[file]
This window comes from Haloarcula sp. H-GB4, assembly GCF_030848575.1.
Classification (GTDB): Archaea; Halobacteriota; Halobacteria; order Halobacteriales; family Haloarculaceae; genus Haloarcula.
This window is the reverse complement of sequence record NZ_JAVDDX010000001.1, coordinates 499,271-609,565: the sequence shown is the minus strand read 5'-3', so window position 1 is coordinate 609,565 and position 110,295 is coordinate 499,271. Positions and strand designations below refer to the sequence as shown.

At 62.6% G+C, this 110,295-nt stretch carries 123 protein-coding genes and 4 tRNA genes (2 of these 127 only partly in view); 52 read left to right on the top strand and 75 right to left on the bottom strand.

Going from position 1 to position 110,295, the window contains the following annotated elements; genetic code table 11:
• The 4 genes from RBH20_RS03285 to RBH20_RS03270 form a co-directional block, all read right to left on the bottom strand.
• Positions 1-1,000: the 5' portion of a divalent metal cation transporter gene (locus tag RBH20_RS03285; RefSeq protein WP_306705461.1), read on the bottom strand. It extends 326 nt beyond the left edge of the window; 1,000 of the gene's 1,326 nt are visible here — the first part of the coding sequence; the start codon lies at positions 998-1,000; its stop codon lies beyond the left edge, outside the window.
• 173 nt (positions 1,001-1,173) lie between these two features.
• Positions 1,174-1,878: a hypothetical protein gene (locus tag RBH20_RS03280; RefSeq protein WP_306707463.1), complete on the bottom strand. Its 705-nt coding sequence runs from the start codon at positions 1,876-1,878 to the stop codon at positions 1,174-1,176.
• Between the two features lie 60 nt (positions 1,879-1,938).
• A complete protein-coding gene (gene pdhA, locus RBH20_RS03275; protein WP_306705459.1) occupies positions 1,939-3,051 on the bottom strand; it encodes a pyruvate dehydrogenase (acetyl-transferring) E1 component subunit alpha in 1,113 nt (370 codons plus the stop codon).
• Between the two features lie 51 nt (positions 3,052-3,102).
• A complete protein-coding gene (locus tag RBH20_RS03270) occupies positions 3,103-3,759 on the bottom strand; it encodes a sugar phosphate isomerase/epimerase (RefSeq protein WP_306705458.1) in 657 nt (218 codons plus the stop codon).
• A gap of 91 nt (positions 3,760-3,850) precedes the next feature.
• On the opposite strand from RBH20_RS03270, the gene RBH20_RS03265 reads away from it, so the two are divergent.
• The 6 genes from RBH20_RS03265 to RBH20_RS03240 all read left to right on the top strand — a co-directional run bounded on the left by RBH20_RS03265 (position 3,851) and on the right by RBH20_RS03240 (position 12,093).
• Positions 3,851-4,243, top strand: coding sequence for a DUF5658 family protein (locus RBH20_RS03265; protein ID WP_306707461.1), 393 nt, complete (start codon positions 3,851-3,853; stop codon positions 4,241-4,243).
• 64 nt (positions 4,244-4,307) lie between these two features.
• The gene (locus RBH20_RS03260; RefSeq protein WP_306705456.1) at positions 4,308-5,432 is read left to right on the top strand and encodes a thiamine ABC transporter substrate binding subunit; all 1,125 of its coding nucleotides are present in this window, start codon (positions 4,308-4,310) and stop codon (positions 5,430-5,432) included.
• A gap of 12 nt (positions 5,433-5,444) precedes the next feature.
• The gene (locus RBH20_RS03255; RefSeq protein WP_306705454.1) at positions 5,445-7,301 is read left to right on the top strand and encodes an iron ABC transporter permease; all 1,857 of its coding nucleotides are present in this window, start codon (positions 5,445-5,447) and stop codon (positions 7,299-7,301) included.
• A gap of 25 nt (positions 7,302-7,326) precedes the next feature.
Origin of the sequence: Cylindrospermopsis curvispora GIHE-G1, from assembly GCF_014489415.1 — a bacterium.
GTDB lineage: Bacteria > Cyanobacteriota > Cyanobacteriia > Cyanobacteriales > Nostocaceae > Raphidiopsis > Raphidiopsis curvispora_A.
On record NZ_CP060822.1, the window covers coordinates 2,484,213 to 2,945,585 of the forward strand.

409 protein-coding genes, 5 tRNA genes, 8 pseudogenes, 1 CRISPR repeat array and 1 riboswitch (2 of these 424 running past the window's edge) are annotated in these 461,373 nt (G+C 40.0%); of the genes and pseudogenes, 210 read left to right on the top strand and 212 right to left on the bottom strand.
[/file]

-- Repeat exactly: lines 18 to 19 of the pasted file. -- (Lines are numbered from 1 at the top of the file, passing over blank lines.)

• 64 nt (positions 4,244-4,307) lie between these two features.
• The gene (locus RBH20_RS03260; RefSeq protein WP_306705456.1) at positions 4,308-5,432 is read left to right on the top strand and encodes a thiamine ABC transporter substrate binding subunit; all 1,125 of its coding nucleotides are present in this window, start codon (positions 4,308-4,310) and stop codon (positions 5,430-5,432) included.